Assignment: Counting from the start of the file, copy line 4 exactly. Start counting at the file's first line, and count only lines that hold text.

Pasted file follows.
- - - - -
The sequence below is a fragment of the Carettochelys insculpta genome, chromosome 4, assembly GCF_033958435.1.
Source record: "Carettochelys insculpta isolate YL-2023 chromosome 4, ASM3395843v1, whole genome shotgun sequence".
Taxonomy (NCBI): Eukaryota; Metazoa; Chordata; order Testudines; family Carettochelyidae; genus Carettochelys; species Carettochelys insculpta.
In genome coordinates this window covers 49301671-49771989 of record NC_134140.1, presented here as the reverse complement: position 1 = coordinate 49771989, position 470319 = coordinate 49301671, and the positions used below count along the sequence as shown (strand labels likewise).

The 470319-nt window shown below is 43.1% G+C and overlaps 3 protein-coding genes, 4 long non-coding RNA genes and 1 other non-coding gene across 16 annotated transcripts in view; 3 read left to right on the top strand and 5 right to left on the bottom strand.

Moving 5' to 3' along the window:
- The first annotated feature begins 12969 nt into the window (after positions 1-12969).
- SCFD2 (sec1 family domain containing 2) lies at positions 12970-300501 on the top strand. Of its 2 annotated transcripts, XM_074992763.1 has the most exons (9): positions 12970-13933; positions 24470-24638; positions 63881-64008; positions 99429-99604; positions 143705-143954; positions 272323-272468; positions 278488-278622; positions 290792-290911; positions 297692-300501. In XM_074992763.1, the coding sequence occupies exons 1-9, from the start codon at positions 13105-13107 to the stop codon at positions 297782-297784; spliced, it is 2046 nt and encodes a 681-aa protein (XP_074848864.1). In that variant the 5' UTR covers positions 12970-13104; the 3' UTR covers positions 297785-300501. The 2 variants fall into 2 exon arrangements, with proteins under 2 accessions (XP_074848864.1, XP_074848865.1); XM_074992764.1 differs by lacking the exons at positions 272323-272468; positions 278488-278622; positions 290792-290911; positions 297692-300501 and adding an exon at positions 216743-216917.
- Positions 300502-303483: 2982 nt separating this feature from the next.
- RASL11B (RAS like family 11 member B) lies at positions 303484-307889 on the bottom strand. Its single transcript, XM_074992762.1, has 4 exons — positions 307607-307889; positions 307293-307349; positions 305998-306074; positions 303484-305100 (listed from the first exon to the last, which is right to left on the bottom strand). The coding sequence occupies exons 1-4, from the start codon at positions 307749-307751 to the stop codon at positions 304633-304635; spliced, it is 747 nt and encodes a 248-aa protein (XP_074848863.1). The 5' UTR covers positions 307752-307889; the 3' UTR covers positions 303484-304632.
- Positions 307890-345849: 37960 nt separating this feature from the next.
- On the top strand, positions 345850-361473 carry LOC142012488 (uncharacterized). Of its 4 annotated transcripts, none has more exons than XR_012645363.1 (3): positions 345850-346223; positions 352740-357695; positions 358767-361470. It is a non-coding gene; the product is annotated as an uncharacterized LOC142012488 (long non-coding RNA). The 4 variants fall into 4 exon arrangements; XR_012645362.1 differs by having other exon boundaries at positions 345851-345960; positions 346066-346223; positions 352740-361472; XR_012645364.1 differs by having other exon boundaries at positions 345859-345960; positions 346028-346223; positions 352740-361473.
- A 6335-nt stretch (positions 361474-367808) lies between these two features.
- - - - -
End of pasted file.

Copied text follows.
In genome coordinates this window covers 49301671-49771989 of record NC_134140.1, presented here as the reverse complement: position 1 = coordinate 49771989, position 470319 = coordinate 49301671, and the positions used below count along the sequence as shown (strand labels likewise).